That's the initial judgement. The appeal is still in the works. Could be years before Apple gives up.
So the price increase that caused all this took place several years ago. Hopefully when the dust settles we can expect to see prices drop. There is little excuse for selling e-books at higher prices than printed versions, given the much much higher cost of production and transportation of printed media, and it's not like any of the increased profit goes to the authors. By attempting to force Amazon (and by extension all other online sellers) to move to an "agency" model, the publishers were basically attempting to rake off all that cream for themselves.
They're trying to pull similar tricks on libraries - new library e-book contracts are being written with a limited amount of "reads" that each book is allowed, on the order of 28. The excuse is that library books wear out and get replaced, but e-books never wear out, so the publishers are allegedly trying to make up for presumed losses.
In the first place, books don't wear out after a mere 28 times read. Because this is so, quite often when a book finally wears out it is so old and so long out of fashion that it is never replaced at all. Even paperbacks, which admittedly don't last nearly as long as hardbacks, tend not to be replaced.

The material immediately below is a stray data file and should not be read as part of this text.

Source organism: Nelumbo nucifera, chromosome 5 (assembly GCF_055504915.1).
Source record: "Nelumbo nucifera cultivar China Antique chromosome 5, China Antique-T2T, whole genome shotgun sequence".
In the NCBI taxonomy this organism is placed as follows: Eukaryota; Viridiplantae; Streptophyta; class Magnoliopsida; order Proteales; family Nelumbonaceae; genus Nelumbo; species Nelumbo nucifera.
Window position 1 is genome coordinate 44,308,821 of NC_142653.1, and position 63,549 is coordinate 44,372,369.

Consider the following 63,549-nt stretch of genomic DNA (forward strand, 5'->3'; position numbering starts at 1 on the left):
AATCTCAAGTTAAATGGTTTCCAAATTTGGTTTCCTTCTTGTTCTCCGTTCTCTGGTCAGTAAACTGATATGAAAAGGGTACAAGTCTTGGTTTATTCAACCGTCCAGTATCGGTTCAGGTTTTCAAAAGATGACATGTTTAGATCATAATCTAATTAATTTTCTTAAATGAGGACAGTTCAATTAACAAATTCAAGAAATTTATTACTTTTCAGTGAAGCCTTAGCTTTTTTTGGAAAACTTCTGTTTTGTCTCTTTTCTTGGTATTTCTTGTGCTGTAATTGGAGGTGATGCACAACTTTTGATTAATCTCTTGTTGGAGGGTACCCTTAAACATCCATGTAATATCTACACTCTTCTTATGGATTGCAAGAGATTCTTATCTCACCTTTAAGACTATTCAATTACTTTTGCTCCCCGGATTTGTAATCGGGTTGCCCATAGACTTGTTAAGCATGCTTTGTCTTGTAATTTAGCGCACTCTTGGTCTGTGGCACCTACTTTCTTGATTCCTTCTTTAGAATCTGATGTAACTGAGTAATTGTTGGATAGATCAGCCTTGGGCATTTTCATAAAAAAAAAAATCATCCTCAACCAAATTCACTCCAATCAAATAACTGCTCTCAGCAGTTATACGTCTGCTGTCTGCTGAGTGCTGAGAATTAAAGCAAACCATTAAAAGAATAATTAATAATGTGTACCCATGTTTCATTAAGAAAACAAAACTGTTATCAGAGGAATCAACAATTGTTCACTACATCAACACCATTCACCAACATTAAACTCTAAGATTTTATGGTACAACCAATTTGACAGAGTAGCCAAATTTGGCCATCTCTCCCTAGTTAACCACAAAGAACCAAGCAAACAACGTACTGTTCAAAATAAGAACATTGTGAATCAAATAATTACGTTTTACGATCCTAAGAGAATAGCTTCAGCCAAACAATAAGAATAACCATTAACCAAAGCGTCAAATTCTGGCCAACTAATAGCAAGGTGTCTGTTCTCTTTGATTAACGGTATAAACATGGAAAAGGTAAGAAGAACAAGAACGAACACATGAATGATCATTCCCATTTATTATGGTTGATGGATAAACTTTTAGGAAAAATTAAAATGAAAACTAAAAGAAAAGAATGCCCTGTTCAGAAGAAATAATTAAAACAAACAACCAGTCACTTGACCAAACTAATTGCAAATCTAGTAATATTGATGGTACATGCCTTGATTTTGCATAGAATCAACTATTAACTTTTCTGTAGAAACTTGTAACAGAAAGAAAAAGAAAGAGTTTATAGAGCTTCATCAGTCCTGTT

In short, publishers are doing their level best to really wring the last penny out of the consumer over the issue of e-books. In the long run they're fighting a losing battle. I expect to see more and more authors moving to self-publishing, which costs pretty close to nothing when done in e-format, and given the very low per-book-profit that the author actually receives, even if half the people who read their books pirated them, they'd still be making craploads more than they do when its funneled through the greedy fingers of publishers.
Its true that good publishers do more than just print a book; but I can see a niche market springing up for talented editors, where authors would hire an editor to perform that function.